# Relation between integral, gamma function, elliptic integral, and AGM

The integral $\displaystyle\int\limits_0^{\infty}\frac {\mathrm dx}{\sqrt{1+x^4}}$ is equal to $\displaystyle \frac{\Gamma \left(\frac{1}{4}\right)^2}{4 \sqrt{\pi }}$.

It is calculated or verified with a computer algebra system that $\displaystyle \frac{\Gamma \left(\frac{1}{4}\right)^2}{4 \sqrt{\pi }} = K\left(\frac{1}{2}\right)$ , where $K(m)$ is the complete elliptic integral of the first kind. This is in relation to what is called the elliptic integral singular value.

It is also known or verified that $\displaystyle K\left(\frac{1}{2}\right) =\displaystyle \int_0^{\frac{\pi }{2}} \frac{1}{\sqrt{1-\frac{\sin ^2(t)}{2}}} \, dt= \frac{1}{2} \int_0^{\frac{\pi }{2}} \frac{1}{\sqrt{\sin (t) \cos (t)}} \, dt$.

Can one prove directly or analytically that

$\displaystyle\int\limits_0^{\infty}\frac {\mathrm dx}{\sqrt{1+x^4}} =\frac{1}{2} \int_0^{\frac{\pi }{2}} \frac{1}{\sqrt{\sin (t) \cos (t)}} \, dt =\displaystyle \int_0^{\frac{\pi }{2}} \frac{1}{\sqrt{1-\frac{\sin ^2(t)}{2}}} \, dt = K\left(\frac{1}{2}\right)$ ?

• It is enough to factor $x^4+1$ as $(x^2+i)(x^2-i)$, exploit the relation between $K$ and the $\text{AGM}$ mean, then the identity $$\text{AGM}(\sqrt{i},\sqrt{-i}) = \text{AGM}\left(1,\tfrac{1}{\sqrt{2}}\right)$$ – Jack D'Aurizio Dec 25 '17 at 18:29
• – Jack D'Aurizio Dec 25 '17 at 18:31
• In your last line, the second integral is equal to the first after the substitution $w=\tan(t)$ followed by $u=w^{\frac{1}{2}}$ – Countingstuff Dec 25 '17 at 18:31
• See also for more gamma functions at fractional values. – Simply Beautiful Art Dec 25 '17 at 18:52
• You can find an alternative, very short proof through Fourier-Legendre series expansions at page $29$ here – Jack D'Aurizio Dec 25 '17 at 21:25

This one is a cakewalk. Just use the definition $$K(1/2)=\int_{0}^{\pi/2}\frac{dx}{\sqrt{1-(1/2)\sin^{2}x}}=\frac{\sqrt{2}}{2}\int_{0}^{\pi}\frac{dx}{\sqrt{2-\sin^{2}x}}$$ and then put $t=\tan (x/2)$ so that $dx=2/(1+t^2)\,dt$ and $$2-\sin^{2}x=2-\frac{4t^2}{(1+t^2)^{2}}=2\cdot\frac{1+t^{4}}{(1+t^{2})^{2}}$$ and hence we have $$K(1/2)=\frac{1}{\sqrt{2}}\int_{0}^{\infty}\frac{1+t^{2}}{\sqrt{2}\sqrt{1+t^{4}}}\cdot\frac{2}{1+t^2}\,dt=\int_{0}^{\infty}\frac{dt}{\sqrt{1+t^{4}}}$$ Similarly put $\tan t=x^2$ to get $$\frac{1}{2}\int_{0}^{\pi/2}\frac{dt}{\sqrt{\sin t\cos t}} =\int_{0}^{\infty} \frac{dx} {\sqrt{1+x^{4}}}$$ This avoids the more complicated approaches from the theory of elliptic and theta functions and AGM.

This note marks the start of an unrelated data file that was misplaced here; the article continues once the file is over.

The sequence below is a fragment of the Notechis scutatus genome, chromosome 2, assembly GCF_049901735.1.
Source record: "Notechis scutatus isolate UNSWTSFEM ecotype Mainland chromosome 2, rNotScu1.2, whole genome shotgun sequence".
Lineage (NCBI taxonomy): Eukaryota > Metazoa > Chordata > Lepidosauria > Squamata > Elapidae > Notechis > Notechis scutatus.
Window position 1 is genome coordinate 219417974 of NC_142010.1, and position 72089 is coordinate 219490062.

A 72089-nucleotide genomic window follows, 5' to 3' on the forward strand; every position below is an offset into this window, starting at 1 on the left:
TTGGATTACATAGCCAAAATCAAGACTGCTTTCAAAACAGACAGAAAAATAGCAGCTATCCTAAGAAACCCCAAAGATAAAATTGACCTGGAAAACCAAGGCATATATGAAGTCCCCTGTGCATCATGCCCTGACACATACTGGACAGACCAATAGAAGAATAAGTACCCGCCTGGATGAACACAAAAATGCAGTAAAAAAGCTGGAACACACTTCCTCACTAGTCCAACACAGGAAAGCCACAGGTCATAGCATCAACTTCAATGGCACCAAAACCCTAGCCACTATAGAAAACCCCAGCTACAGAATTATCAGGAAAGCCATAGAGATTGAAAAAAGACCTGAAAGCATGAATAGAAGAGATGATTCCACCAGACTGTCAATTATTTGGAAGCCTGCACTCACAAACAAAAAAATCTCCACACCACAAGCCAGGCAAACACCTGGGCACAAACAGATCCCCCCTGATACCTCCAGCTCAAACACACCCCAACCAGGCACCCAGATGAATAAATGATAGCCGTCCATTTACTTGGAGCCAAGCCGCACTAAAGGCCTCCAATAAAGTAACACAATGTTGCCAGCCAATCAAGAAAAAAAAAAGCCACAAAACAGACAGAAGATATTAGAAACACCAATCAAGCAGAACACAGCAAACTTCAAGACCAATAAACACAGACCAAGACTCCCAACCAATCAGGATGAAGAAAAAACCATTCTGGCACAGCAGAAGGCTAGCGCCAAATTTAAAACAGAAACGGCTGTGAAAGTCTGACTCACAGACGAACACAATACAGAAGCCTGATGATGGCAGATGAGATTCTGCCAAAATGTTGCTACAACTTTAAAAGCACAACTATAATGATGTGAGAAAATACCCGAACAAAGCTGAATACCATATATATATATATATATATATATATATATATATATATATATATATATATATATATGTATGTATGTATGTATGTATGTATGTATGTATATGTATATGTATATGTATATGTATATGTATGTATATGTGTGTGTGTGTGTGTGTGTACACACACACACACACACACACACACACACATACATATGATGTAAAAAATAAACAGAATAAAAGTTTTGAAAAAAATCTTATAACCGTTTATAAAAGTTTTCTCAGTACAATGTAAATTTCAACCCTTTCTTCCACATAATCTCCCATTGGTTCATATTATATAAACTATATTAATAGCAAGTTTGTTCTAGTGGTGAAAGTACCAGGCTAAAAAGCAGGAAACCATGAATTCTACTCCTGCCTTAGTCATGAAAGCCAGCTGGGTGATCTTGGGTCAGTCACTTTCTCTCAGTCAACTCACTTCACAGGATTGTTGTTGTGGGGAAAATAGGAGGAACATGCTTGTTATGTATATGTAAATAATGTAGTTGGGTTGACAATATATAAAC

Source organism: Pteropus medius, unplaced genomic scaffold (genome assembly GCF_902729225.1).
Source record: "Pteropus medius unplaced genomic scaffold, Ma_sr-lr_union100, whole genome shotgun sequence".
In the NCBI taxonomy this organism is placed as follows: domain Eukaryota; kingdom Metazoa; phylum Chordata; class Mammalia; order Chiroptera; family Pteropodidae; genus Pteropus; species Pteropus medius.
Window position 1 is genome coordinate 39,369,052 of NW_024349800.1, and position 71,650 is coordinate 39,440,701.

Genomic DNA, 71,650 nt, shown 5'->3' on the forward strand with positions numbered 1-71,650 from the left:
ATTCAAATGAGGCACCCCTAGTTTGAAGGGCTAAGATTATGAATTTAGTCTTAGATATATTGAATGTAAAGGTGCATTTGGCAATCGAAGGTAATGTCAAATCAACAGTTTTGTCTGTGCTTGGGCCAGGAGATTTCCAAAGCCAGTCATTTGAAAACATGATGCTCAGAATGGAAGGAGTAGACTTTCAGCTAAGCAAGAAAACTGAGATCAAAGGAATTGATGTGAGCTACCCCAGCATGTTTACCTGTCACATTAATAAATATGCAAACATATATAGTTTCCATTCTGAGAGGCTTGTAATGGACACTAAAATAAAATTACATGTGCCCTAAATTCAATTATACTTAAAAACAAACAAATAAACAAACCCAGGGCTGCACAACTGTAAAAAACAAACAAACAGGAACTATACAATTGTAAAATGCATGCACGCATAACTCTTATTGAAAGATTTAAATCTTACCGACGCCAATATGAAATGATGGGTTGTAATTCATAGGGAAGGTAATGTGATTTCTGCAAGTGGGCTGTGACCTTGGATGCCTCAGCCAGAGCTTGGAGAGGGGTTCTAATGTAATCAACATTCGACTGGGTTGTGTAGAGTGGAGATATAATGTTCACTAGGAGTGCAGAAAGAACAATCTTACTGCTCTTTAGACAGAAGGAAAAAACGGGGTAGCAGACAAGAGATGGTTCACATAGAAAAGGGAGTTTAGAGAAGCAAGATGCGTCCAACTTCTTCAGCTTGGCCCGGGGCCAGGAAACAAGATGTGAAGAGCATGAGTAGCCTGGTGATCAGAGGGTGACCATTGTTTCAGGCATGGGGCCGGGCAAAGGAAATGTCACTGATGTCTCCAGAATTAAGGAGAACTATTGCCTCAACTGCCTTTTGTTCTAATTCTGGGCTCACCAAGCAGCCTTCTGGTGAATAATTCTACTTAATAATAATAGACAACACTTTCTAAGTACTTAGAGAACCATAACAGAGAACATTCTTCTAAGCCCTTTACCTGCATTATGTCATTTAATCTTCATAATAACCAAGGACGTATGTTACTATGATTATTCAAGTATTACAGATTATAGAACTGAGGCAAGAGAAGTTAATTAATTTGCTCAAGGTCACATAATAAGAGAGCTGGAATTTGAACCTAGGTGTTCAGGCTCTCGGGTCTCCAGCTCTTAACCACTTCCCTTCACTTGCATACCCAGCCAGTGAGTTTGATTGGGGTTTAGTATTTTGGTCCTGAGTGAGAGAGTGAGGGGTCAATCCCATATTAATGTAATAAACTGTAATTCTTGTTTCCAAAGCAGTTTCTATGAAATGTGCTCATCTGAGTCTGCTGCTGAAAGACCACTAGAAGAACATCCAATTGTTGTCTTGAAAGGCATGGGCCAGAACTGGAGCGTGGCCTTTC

We have $$\int_{0}^{+\infty}\frac{dx}{\sqrt{(x^2+a^2)(x^2+b^2)}}=\frac{\pi}{2\,\text{AGM}(a,b)}=\frac{\pi}{2\,\text{AGM}\left(\frac{a+b}{2},\sqrt{ab}\right)}\tag{1}$$ as a consequence of Lagrange's identity $(a^2+b^2)(c^2+d^2)=(ac+bd)^2+(ad-bc)^2$.
On the other hand $$K\left(\tfrac{1}{2}\right)=\int_{0}^{+\infty}\frac{dx}{\sqrt{(1+x^2)(1+x^2/2)}} = \frac{\pi}{2\,\text{AGM}\left(1,\frac{1}{\sqrt{2}}\right)}\tag{2}$$ and $$\text{AGM}\left(\sqrt{i},\sqrt{-i}\right)=\text{AGM}\left(1,\tfrac{1}{\sqrt{2}}\right) \tag{3}$$ so $$K\left(\tfrac{1}{2}\right)=\int_{0}^{+\infty}\frac{dx}{\sqrt{(1+x^2)(1+x^2/2)}} =\int_{0}^{+\infty}\frac{dx}{\sqrt{(x^2+i)(x^2-i)}} = \int_{0}^{+\infty}\frac{dx}{\sqrt{x^4+1}}$$ as claimed. You can find an alternative, very short proof through Fourier-Legendre series expansions at page $29$ here.
Let $t=\frac{1}{{1+x^4}}$ and then $$dx=-\frac14(1-t)^{-3/4}t^{5/4}$$ So \begin{eqnarray} &&\int\limits_0^{\infty}\frac {\mathrm dx}{\sqrt{1+x^4}}\\ &=&\frac14\int\limits_0^{1}(1-t)^{-3/4}t^{1/4}\mathrm dx\\ &=&\frac14B(\frac14,\frac54)\\ &=&\sqrt{\frac{\pi}{2}}\frac{\Gamma(\frac54)}{\Gamma(\frac34)}\\ &=&\frac{\Gamma \left(\frac{1}{4}\right)^2}{4 \sqrt{\pi}}. \end{eqnarray}
• If I understood correctly, the OP is aware of the connection between the integral and the $\Gamma$ / Beta function, the missing link is the connection between the integral and $K(1/2)$. – Jack D'Aurizio Dec 25 '17 at 22:51
• the last step uses the reflection formula $\Gamma(s) \Gamma(1-s) = \frac{\pi}{\sin(\pi s)}$ – reuns Dec 26 '17 at 3:49